Forget rest and relaxation. Summer camps specialize in training young scientists, artists, athletes and equestrians.
By JOHN BALZ
Published May 16, 2003
TAMPA - From chess to cheerleading, from kayaking to kite-flying, if there's a child wiggling in the Tampa Bay area there's probably a summer camp coaching.
Once just Mom and Dad's babysitter during the scorching July heat, summer camp now serves as a second classroom. Kids stretch their muscles - mental and physical - in new activities or in old-favorites.
"When I was young, we just played," said Pam Heilig, an instructor at the Tampa Art Museum and a teacher at Jefferson High School.
"It's like everything has a mission today. Kids have so much coming at them, I don't think they even realize how much they are learning."
Learning hits a rolling boil at Tampa's Museum of Science & Industry, which offers one of the longest and most diverse list of summer programs in the region.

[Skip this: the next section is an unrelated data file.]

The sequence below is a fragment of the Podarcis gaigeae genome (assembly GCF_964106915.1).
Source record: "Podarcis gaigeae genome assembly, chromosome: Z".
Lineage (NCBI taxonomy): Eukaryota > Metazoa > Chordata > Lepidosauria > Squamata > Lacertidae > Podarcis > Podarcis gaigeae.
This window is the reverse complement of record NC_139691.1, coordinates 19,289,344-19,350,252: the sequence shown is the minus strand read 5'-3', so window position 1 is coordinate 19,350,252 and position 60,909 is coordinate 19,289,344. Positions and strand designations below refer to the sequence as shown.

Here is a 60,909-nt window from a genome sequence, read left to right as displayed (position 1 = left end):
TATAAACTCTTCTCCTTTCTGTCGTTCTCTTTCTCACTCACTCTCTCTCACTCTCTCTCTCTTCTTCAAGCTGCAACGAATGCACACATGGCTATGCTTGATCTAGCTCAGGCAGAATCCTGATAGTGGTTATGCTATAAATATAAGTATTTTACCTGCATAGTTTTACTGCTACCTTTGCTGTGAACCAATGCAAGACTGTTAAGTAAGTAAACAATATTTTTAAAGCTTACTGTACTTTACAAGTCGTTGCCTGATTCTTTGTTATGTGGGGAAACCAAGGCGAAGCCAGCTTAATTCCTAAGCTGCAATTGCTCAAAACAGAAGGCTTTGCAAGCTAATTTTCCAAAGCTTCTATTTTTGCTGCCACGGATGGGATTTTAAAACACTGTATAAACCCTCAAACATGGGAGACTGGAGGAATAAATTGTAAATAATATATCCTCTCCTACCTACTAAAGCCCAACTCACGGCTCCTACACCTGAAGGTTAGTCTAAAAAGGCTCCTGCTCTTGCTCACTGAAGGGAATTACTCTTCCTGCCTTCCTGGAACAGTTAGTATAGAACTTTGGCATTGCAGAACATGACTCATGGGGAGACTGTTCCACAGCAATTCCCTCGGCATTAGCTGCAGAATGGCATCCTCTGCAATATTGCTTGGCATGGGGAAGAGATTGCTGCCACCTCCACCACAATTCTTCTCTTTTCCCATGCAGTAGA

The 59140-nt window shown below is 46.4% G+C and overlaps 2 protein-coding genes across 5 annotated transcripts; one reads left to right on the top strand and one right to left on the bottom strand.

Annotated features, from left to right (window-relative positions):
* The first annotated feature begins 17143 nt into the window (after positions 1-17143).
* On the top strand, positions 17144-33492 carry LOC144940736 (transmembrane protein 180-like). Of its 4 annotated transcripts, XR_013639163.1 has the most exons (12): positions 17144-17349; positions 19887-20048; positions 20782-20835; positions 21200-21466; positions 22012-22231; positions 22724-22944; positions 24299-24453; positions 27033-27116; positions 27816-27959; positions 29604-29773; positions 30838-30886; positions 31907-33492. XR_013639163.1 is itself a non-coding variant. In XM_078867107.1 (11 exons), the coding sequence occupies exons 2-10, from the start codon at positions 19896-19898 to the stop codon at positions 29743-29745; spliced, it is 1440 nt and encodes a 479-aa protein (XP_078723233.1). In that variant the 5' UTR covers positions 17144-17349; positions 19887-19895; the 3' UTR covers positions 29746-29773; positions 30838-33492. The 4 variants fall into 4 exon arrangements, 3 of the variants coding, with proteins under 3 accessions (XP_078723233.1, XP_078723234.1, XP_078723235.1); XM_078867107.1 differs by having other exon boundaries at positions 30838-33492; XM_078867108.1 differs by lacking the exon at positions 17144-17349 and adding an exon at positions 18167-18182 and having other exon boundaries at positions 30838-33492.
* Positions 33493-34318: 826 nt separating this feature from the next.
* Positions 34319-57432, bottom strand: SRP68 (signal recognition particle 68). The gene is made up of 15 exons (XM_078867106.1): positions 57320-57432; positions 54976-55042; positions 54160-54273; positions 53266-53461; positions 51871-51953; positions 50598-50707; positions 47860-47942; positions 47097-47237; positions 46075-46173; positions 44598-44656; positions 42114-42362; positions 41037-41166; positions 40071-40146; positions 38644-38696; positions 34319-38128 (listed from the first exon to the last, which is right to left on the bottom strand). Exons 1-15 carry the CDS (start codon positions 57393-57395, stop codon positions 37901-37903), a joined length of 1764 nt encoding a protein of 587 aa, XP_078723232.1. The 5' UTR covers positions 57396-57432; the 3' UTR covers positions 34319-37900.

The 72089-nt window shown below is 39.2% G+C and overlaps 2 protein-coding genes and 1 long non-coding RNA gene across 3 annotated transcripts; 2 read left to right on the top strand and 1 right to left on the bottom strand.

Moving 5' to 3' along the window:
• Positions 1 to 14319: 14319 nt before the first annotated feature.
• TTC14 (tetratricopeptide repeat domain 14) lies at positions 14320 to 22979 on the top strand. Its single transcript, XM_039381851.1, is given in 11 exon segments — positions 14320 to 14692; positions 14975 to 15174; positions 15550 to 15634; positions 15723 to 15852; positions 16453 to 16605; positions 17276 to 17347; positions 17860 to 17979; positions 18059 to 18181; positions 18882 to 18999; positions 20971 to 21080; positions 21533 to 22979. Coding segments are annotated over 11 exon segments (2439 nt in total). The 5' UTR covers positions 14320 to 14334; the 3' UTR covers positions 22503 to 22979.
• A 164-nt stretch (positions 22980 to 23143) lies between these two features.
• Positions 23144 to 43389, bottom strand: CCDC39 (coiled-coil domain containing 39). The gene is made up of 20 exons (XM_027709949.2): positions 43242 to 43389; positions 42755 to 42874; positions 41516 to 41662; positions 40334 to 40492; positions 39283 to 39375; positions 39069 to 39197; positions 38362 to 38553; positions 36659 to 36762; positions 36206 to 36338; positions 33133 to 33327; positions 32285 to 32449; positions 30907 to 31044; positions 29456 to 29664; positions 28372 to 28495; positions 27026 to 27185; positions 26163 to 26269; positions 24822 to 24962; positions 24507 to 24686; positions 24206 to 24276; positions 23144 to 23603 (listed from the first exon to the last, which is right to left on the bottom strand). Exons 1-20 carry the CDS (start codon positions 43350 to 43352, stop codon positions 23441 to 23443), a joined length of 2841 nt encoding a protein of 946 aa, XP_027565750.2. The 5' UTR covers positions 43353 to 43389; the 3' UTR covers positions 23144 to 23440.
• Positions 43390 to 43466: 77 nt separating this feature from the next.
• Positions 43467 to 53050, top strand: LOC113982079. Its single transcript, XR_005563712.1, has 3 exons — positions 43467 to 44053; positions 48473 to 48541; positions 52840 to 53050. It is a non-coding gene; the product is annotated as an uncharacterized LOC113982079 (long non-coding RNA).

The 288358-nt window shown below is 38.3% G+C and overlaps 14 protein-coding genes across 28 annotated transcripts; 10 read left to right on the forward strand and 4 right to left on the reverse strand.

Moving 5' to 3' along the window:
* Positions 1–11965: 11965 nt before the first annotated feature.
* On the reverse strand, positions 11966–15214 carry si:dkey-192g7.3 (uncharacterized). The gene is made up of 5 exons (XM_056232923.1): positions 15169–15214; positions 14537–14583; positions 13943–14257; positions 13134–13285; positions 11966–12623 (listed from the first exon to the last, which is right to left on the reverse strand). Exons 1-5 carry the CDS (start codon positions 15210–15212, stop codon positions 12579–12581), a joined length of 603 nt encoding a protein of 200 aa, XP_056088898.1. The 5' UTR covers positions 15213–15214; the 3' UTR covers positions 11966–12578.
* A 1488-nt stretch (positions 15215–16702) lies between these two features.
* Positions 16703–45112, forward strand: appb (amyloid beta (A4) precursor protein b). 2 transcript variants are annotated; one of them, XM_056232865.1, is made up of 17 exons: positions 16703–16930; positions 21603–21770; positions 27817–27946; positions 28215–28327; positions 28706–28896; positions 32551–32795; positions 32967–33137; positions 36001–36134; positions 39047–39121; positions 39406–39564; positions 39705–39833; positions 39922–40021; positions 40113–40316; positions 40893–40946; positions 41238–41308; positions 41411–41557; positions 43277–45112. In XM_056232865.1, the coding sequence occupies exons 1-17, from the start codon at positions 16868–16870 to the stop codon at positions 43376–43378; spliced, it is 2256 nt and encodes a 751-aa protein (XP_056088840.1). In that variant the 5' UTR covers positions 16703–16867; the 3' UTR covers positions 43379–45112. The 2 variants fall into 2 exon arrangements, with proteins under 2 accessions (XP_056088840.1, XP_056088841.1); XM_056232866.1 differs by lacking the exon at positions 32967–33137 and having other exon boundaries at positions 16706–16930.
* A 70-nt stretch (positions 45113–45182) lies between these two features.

But kids: Bring your thinking caps. The common themes at MOSI are investigation and science, says camp director Anthony Pelaez.
Likewise for another popular camp, Mangrove Marcus and his Picnic Island Adventure, organized by the City of Tampa. During the five-day ecological exploration, each student receives a "fishy name," according to Mangrove Marcus, a retired marine biology teacher whose real name is Marcus Paula.
Camps exist for almost every athletic event, team or individual.
John Mendoza teaches the 10 principles of goal keeping at the Brandon Goalkeeping Soccer Camp in Sydney.
Water sports - wake boarding and water skiing - make the big splash at McCormick's in Seffner.
Equestrian camps are common outside the Tampa city limits, including Turkey Creek Stables in Durant and Equestrian Alternatives Inc. in Lutz.
Should you get thrown from the saddle, consult the campers at the University of South Florida's Sports Medicine Camp, who learn to recognize certain injuries common to ankles and wrists and how to tape and wrap swollen joints.
Artistically curious kids flock to the Tampa Bay Performing Arts Center and the Tampa Museum of Art to paint, sing, sculpt and act. At the Hyde Park Art Studio, art takes on a practical element as campers build working kites out of butcher paper. At the Academic Center of Tampa, budding young screenwriters collaborate.
Program prices vary depending on the length of a session and the activity.
Counselors and directors at most camps recommend signing up as early as possible. And if spots are taken, don't panic. There's often hope on a waiting list.